When you're willing to overwork yourself, you teach people that they don't need to do better for you. You can easily become the scapegoat for company problems, but you're unlikely to rise to the top by being overly agreeable.

Instead, to advance your professional growth, practice knowing your worth. Give it your all when you're on the clock, but also prepare to say no or negotiate for more when it feels like a boss is taking advantage of you.

7. Keep It Moving

Don't let yourself stagnate too long in one position if you're not happy with the job as an end goal. Apply for promotions even when you're not sure if you'd be taken seriously yet — you have nothing to lose, and it shows your supervisors that you're ambitious.

If it becomes apparent that you're not being given the opportunities you want or getting overlooked for positions you're qualified for, be straightforward about it. Ask for feedback about what else you could do to get to where you want to be.

If you don't get satisfactory answers, consider transferring to a different department or moving on somewhere new.

Resources to Help Your Professional Growth

TED stands for Technology, Entertainment, and Design because it grew from a conference on those topics, but today, TED Talks cover all kinds of ground. On their website, you can type in search terms related to your industry, or more general keywords like "professional growth" or "career development." You'll find short talks (18 minutes or fewer) meant to educate and inspire you. Udemy offers online classes on various topics that are generally reasonably priced and self-paced. This is a great spot to expand your skills and ask an instructor for feedback on your schedule. If you search for "professional development" on this hub, you'll find about 1,000 options. Many courses are completely free, while others are free to audit but charge a fee if you want feedback or a professional certificate. This book by Georgetown University professor Cal Newport suggests that "follow your passion" isn't great advice and that learning skills that are "rare and valuable" can instead lead you to a career you love. The CEO of a resume-writing website hosts this weekly podcast where he interviews various industry professionals about topics ranging from how to write cover letters to how to ask for a major raise.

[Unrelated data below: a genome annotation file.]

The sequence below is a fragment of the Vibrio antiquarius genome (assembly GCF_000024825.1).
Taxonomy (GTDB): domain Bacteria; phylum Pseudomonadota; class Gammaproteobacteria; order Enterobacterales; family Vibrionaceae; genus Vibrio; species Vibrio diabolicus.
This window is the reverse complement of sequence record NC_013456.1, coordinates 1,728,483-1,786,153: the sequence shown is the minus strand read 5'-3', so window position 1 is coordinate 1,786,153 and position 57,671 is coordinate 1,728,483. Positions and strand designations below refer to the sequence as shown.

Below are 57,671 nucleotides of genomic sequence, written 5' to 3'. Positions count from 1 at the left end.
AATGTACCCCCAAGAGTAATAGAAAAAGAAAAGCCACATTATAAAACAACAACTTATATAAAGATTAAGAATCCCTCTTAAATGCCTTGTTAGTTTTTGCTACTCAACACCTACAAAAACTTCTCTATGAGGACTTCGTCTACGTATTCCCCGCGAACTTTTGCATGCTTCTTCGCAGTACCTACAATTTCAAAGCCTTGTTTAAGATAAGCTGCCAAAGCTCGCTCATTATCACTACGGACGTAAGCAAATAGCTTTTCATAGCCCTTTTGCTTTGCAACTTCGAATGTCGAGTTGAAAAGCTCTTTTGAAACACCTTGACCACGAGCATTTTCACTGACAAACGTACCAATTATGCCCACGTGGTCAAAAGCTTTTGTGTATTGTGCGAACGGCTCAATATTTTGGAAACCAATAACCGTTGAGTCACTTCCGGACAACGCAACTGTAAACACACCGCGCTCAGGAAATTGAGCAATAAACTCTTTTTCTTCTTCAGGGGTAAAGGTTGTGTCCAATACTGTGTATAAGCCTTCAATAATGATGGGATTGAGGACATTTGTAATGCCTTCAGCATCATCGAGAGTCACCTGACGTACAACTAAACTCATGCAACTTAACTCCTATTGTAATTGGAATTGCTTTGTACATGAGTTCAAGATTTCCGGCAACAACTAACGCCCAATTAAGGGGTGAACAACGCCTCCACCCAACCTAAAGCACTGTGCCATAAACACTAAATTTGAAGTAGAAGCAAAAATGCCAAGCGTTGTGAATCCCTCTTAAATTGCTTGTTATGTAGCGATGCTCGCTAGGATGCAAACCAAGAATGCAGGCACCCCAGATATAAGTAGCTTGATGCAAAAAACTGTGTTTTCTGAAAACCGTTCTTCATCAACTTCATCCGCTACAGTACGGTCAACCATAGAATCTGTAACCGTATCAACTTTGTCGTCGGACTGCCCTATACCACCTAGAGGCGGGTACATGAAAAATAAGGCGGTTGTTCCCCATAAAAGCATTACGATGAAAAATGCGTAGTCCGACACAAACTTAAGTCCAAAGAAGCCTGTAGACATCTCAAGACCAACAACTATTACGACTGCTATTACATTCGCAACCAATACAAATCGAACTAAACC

Frequently Asked Questions About Professional Growth

Is professional development different from professional growth?

Chevron Down